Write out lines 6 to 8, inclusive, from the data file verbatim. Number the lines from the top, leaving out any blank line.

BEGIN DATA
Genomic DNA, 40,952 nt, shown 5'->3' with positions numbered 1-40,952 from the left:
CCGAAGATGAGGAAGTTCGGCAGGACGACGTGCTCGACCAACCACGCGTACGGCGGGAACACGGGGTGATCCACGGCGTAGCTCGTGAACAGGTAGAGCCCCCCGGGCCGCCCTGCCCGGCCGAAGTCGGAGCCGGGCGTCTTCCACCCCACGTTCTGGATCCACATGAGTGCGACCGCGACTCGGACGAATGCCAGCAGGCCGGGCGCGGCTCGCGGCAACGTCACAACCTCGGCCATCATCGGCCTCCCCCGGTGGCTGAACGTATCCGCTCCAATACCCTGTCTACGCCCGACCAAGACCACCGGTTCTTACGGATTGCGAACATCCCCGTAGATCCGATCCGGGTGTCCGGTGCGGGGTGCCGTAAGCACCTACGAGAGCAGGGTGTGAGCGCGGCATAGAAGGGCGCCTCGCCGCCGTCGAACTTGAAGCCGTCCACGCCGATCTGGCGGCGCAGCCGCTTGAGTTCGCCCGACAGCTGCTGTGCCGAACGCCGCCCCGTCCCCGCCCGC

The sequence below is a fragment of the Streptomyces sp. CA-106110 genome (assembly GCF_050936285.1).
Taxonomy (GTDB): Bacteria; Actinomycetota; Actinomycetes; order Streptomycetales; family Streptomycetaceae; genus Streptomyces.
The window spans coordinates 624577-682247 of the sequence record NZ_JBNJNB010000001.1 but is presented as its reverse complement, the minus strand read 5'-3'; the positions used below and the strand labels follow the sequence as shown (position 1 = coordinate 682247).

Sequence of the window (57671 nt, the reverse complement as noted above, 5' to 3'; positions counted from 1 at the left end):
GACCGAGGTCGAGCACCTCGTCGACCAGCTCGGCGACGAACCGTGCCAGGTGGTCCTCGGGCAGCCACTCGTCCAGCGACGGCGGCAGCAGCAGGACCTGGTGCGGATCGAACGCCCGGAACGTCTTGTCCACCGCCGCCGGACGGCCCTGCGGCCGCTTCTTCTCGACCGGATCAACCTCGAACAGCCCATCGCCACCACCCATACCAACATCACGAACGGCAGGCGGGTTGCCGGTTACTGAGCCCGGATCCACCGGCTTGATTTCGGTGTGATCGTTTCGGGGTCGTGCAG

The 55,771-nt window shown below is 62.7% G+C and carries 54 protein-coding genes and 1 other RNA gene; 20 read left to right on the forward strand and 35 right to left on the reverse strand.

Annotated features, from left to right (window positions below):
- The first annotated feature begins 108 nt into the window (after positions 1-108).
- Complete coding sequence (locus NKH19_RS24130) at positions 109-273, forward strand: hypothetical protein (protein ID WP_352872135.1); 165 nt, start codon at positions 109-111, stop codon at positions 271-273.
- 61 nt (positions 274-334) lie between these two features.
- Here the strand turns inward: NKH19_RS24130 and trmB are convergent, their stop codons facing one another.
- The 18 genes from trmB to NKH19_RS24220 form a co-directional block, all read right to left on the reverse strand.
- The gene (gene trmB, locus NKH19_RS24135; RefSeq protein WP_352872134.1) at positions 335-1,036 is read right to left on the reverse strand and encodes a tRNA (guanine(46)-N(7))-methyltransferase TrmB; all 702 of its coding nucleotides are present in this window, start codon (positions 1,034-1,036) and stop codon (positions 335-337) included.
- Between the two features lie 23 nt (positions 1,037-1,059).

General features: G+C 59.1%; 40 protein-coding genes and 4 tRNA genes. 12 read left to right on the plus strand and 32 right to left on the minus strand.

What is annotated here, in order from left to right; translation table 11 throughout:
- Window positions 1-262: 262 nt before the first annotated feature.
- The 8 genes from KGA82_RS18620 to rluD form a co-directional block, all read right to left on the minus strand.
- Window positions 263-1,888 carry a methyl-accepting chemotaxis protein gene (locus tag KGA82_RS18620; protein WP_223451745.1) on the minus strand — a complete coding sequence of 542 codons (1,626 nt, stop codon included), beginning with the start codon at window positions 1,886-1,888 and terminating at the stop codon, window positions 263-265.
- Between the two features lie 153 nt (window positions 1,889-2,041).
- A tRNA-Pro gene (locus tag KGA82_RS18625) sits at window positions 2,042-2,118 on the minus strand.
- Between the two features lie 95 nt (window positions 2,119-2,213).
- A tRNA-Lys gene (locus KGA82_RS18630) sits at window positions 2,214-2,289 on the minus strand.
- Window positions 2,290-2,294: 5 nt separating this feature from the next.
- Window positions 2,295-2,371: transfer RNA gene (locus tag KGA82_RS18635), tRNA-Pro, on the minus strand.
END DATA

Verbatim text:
Sequence of the window (57671 nt, the reverse complement as noted above, 5' to 3'; positions counted from 1 at the left end):
GACCGAGGTCGAGCACCTCGTCGACCAGCTCGGCGACGAACCGTGCCAGGTGGTCCTCGGGCAGCCACTCGTCCAGCGACGGCGGCAGCAGCAGGACCTGGTGCGGATCGAACGCCCGGAACGTCTTGTCCACCGCCGCCGGACGGCCCTGCGGCCGCTTCTTCTCGACCGGATCAACCTCGAACAGCCCATCGCCACCACCCATACCAACATCACGAACGGCAGGCGGGTTGCCGGTTACTGAGCCCGGATCCACCGGCTTGATTTCGGTGTGATCGTTTCGGGGTCGTGCAG

The 55,771-nt window shown below is 62.7% G+C and carries 54 protein-coding genes and 1 other RNA gene; 20 read left to right on the forward strand and 35 right to left on the reverse strand.